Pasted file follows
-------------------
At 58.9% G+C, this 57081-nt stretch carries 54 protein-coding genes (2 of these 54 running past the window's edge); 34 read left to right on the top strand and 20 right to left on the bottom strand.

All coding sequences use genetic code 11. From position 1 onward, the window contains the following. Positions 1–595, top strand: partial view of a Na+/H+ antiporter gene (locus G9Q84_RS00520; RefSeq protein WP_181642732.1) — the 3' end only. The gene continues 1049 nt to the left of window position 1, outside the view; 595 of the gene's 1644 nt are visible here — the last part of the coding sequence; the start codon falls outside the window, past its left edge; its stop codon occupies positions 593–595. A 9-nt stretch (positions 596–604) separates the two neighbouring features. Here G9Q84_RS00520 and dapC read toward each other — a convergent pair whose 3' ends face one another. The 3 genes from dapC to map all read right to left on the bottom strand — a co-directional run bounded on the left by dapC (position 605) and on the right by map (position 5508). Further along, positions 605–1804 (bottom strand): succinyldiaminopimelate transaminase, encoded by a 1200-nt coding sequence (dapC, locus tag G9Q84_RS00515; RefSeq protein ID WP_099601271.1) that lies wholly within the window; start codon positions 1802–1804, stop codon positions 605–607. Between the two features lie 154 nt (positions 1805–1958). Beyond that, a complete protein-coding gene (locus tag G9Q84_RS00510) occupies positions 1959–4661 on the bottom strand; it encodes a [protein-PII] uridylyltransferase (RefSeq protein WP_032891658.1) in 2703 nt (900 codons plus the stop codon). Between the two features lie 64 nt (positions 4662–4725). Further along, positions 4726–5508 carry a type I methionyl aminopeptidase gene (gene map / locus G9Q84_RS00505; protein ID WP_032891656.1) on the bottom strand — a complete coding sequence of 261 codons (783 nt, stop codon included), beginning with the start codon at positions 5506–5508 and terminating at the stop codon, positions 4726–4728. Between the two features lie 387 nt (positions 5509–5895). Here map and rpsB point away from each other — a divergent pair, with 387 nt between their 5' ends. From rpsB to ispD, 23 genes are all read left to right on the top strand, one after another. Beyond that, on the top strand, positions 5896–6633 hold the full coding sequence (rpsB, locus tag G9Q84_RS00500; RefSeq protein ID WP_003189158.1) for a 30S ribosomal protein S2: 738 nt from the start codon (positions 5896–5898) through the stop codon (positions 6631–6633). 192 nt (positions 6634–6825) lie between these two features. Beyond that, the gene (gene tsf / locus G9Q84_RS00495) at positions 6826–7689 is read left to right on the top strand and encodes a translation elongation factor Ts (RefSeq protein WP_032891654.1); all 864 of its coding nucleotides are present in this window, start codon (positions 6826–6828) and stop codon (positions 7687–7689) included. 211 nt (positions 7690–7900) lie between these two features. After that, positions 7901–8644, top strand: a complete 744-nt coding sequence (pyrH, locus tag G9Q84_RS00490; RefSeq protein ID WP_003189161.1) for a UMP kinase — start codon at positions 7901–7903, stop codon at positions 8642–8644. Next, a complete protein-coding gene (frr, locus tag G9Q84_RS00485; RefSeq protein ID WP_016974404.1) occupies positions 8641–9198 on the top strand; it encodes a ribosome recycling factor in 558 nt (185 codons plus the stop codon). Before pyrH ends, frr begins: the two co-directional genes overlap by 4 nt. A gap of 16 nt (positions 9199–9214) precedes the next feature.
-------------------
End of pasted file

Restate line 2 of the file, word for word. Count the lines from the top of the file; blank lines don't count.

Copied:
All coding sequences use genetic code 11. From position 1 onward, the window contains the following. Positions 1–595, top strand: partial view of a Na+/H+ antiporter gene (locus G9Q84_RS00520; RefSeq protein WP_181642732.1) — the 3' end only. The gene continues 1049 nt to the left of window position 1, outside the view; 595 of the gene's 1644 nt are visible here — the last part of the coding sequence; the start codon falls outside the window, past its left edge; its stop codon occupies positions 593–595. A 9-nt stretch (positions 596–604) separates the two neighbouring features. Here G9Q84_RS00520 and dapC read toward each other — a convergent pair whose 3' ends face one another. The 3 genes from dapC to map all read right to left on the bottom strand — a co-directional run bounded on the left by dapC (position 605) and on the right by map (position 5508). Further along, positions 605–1804 (bottom strand): succinyldiaminopimelate transaminase, encoded by a 1200-nt coding sequence (dapC, locus tag G9Q84_RS00515; RefSeq protein ID WP_099601271.1) that lies wholly within the window; start codon positions 1802–1804, stop codon positions 605–607. Between the two features lie 154 nt (positions 1805–1958). Beyond that, a complete protein-coding gene (locus tag G9Q84_RS00510) occupies positions 1959–4661 on the bottom strand; it encodes a [protein-PII] uridylyltransferase (RefSeq protein WP_032891658.1) in 2703 nt (900 codons plus the stop codon). Between the two features lie 64 nt (positions 4662–4725). Further along, positions 4726–5508 carry a type I methionyl aminopeptidase gene (gene map / locus G9Q84_RS00505; protein ID WP_032891656.1) on the bottom strand — a complete coding sequence of 261 codons (783 nt, stop codon included), beginning with the start codon at positions 5506–5508 and terminating at the stop codon, positions 4726–4728. Between the two features lie 387 nt (positions 5509–5895). Here map and rpsB point away from each other — a divergent pair, with 387 nt between their 5' ends. From rpsB to ispD, 23 genes are all read left to right on the top strand, one after another. Beyond that, on the top strand, positions 5896–6633 hold the full coding sequence (rpsB, locus tag G9Q84_RS00500; RefSeq protein ID WP_003189158.1) for a 30S ribosomal protein S2: 738 nt from the start codon (positions 5896–5898) through the stop codon (positions 6631–6633). 192 nt (positions 6634–6825) lie between these two features. Beyond that, the gene (gene tsf / locus G9Q84_RS00495) at positions 6826–7689 is read left to right on the top strand and encodes a translation elongation factor Ts (RefSeq protein WP_032891654.1); all 864 of its coding nucleotides are present in this window, start codon (positions 6826–6828) and stop codon (positions 7687–7689) included. 211 nt (positions 7690–7900) lie between these two features. After that, positions 7901–8644, top strand: a complete 744-nt coding sequence (pyrH, locus tag G9Q84_RS00490; RefSeq protein ID WP_003189161.1) for a UMP kinase — start codon at positions 7901–7903, stop codon at positions 8642–8644. Next, a complete protein-coding gene (frr, locus tag G9Q84_RS00485; RefSeq protein ID WP_016974404.1) occupies positions 8641–9198 on the top strand; it encodes a ribosome recycling factor in 558 nt (185 codons plus the stop codon). Before pyrH ends, frr begins: the two co-directional genes overlap by 4 nt. A gap of 16 nt (positions 9199–9214) precedes the next feature.